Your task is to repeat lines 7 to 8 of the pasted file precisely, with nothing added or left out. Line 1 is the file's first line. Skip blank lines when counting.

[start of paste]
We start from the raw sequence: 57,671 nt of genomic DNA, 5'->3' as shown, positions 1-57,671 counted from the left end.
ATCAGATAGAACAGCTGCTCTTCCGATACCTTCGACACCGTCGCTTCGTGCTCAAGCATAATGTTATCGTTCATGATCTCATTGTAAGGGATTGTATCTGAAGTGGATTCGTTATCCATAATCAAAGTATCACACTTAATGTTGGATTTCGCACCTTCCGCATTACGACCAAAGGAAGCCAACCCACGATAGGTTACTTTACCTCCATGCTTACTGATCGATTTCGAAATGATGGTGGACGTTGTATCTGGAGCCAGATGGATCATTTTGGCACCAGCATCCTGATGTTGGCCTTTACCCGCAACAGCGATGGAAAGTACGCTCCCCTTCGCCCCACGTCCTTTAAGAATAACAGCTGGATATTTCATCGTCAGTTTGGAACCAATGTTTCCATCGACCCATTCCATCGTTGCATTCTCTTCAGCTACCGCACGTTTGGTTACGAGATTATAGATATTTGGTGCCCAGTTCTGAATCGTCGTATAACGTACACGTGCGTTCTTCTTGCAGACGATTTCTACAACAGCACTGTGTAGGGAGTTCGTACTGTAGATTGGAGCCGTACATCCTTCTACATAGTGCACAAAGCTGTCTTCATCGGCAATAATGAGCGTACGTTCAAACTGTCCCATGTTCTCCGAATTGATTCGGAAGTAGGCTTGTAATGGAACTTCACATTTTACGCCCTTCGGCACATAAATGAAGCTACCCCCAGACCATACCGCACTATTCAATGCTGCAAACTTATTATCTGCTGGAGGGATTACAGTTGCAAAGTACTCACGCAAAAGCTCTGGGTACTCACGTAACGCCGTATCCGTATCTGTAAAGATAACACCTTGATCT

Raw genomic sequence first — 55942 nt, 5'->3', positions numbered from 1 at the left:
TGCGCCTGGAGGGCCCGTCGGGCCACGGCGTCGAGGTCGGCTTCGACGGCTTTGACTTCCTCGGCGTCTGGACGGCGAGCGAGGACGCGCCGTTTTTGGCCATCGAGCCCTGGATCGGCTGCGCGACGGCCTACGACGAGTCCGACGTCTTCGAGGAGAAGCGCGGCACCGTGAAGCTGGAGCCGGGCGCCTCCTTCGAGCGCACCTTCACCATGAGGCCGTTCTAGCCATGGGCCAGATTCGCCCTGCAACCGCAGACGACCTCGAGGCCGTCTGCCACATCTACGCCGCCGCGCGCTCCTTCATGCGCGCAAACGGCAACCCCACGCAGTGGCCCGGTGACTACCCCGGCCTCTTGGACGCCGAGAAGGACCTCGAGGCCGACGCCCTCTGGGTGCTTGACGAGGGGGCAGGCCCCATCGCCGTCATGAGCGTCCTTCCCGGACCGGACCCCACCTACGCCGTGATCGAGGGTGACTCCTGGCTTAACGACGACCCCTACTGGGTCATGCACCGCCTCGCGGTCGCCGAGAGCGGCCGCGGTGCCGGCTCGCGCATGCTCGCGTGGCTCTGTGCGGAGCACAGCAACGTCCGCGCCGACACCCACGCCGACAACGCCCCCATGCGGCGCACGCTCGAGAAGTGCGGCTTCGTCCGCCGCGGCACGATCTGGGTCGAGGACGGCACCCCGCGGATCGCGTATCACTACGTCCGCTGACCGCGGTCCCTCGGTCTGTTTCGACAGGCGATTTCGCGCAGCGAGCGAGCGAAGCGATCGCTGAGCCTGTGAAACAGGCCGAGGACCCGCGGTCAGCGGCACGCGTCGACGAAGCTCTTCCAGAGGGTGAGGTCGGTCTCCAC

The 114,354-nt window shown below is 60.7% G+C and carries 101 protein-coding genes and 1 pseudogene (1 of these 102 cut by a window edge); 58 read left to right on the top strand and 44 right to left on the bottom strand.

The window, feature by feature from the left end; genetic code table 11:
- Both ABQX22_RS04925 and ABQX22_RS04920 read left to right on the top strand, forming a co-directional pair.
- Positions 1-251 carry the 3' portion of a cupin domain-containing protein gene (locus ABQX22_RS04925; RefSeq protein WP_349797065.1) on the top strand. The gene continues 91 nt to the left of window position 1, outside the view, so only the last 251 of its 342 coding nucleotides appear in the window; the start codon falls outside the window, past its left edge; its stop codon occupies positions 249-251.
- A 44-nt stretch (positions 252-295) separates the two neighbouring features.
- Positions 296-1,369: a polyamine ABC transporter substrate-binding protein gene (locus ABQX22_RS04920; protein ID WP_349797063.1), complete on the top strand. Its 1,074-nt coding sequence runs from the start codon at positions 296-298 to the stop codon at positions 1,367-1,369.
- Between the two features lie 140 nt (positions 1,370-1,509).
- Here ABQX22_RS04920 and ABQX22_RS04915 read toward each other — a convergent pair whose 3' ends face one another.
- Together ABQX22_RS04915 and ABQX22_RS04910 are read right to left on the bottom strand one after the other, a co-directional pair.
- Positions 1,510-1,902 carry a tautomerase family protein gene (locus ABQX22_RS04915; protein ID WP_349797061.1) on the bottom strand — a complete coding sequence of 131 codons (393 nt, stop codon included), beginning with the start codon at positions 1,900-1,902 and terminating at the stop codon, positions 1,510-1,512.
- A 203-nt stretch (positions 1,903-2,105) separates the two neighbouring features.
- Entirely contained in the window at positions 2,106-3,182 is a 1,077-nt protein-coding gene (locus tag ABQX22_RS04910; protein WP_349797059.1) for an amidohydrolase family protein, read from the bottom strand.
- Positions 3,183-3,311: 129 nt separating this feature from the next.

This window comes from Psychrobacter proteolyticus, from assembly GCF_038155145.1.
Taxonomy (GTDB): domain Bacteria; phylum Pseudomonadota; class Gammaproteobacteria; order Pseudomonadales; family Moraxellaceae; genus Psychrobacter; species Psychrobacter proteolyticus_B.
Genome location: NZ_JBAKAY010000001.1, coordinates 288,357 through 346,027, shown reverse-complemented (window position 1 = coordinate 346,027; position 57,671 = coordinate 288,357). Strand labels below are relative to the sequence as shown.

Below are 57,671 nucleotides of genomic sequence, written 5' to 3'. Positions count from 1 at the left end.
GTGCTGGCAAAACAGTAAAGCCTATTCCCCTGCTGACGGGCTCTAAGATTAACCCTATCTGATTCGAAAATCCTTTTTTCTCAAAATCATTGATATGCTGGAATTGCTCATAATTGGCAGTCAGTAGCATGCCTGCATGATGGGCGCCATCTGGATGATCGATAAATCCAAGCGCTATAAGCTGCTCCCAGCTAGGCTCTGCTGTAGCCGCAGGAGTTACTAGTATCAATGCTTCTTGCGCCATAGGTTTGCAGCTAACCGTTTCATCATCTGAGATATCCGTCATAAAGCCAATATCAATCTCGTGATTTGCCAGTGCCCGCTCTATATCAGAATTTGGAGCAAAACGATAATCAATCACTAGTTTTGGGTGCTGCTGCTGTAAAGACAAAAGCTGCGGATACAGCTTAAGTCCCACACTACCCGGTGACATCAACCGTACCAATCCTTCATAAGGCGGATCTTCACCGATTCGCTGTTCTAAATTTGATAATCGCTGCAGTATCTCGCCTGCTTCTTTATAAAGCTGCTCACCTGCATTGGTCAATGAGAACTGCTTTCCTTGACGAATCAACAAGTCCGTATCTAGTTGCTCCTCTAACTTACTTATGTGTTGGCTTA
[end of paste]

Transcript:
- Both ABQX22_RS04925 and ABQX22_RS04920 read left to right on the top strand, forming a co-directional pair.
- Positions 1-251 carry the 3' portion of a cupin domain-containing protein gene (locus ABQX22_RS04925; RefSeq protein WP_349797065.1) on the top strand. The gene continues 91 nt to the left of window position 1, outside the view, so only the last 251 of its 342 coding nucleotides appear in the window; the start codon falls outside the window, past its left edge; its stop codon occupies positions 249-251.